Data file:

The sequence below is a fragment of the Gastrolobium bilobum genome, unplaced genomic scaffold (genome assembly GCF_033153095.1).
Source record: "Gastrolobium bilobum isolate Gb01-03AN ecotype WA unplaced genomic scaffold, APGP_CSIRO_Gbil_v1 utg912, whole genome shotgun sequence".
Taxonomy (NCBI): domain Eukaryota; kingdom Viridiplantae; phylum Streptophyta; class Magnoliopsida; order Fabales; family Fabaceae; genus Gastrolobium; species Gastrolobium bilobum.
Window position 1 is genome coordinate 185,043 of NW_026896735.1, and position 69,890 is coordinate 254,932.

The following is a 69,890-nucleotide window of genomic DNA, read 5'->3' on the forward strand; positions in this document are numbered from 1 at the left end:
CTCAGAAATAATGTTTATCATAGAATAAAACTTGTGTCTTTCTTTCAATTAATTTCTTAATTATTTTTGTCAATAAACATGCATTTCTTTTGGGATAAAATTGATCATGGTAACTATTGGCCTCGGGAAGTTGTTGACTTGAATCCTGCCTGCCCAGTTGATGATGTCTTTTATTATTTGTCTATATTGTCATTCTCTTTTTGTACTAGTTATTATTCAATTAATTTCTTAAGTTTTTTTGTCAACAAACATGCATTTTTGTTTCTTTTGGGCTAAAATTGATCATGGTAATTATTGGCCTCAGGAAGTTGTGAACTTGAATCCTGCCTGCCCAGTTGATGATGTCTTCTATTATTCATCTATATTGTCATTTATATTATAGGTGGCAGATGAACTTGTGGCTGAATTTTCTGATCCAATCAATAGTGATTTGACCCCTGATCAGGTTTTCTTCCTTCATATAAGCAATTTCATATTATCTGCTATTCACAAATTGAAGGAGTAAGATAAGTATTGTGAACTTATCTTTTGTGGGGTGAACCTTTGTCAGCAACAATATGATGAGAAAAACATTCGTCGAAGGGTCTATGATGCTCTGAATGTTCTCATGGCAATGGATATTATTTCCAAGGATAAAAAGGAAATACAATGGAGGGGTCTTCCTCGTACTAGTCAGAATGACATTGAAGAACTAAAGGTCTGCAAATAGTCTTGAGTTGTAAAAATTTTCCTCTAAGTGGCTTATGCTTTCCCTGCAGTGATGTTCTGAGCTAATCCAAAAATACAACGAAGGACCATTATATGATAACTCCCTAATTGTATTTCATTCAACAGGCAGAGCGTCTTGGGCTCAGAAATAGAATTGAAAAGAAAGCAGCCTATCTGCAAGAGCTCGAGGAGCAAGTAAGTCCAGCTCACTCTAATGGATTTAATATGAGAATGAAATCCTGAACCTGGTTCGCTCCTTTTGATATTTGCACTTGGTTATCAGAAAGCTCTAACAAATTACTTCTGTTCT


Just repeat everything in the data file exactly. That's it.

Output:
The sequence below is a fragment of the Gastrolobium bilobum genome, unplaced genomic scaffold (genome assembly GCF_033153095.1).
Source record: "Gastrolobium bilobum isolate Gb01-03AN ecotype WA unplaced genomic scaffold, APGP_CSIRO_Gbil_v1 utg912, whole genome shotgun sequence".
Taxonomy (NCBI): domain Eukaryota; kingdom Viridiplantae; phylum Streptophyta; class Magnoliopsida; order Fabales; family Fabaceae; genus Gastrolobium; species Gastrolobium bilobum.
Window position 1 is genome coordinate 185,043 of NW_026896735.1, and position 69,890 is coordinate 254,932.

The following is a 69,890-nucleotide window of genomic DNA, read 5'->3' on the forward strand; positions in this document are numbered from 1 at the left end:
CTCAGAAATAATGTTTATCATAGAATAAAACTTGTGTCTTTCTTTCAATTAATTTCTTAATTATTTTTGTCAATAAACATGCATTTCTTTTGGGATAAAATTGATCATGGTAACTATTGGCCTCGGGAAGTTGTTGACTTGAATCCTGCCTGCCCAGTTGATGATGTCTTTTATTATTTGTCTATATTGTCATTCTCTTTTTGTACTAGTTATTATTCAATTAATTTCTTAAGTTTTTTTGTCAACAAACATGCATTTTTGTTTCTTTTGGGCTAAAATTGATCATGGTAATTATTGGCCTCAGGAAGTTGTGAACTTGAATCCTGCCTGCCCAGTTGATGATGTCTTCTATTATTCATCTATATTGTCATTTATATTATAGGTGGCAGATGAACTTGTGGCTGAATTTTCTGATCCAATCAATAGTGATTTGACCCCTGATCAGGTTTTCTTCCTTCATATAAGCAATTTCATATTATCTGCTATTCACAAATTGAAGGAGTAAGATAAGTATTGTGAACTTATCTTTTGTGGGGTGAACCTTTGTCAGCAACAATATGATGAGAAAAACATTCGTCGAAGGGTCTATGATGCTCTGAATGTTCTCATGGCAATGGATATTATTTCCAAGGATAAAAAGGAAATACAATGGAGGGGTCTTCCTCGTACTAGTCAGAATGACATTGAAGAACTAAAGGTCTGCAAATAGTCTTGAGTTGTAAAAATTTTCCTCTAAGTGGCTTATGCTTTCCCTGCAGTGATGTTCTGAGCTAATCCAAAAATACAACGAAGGACCATTATATGATAACTCCCTAATTGTATTTCATTCAACAGGCAGAGCGTCTTGGGCTCAGAAATAGAATTGAAAAGAAAGCAGCCTATCTGCAAGAGCTCGAGGAGCAAGTAAGTCCAGCTCACTCTAATGGATTTAATATGAGAATGAAATCCTGAACCTGGTTCGCTCCTTTTGATATTTGCACTTGGTTATCAGAAAGCTCTAACAAATTACTTCTGTTCT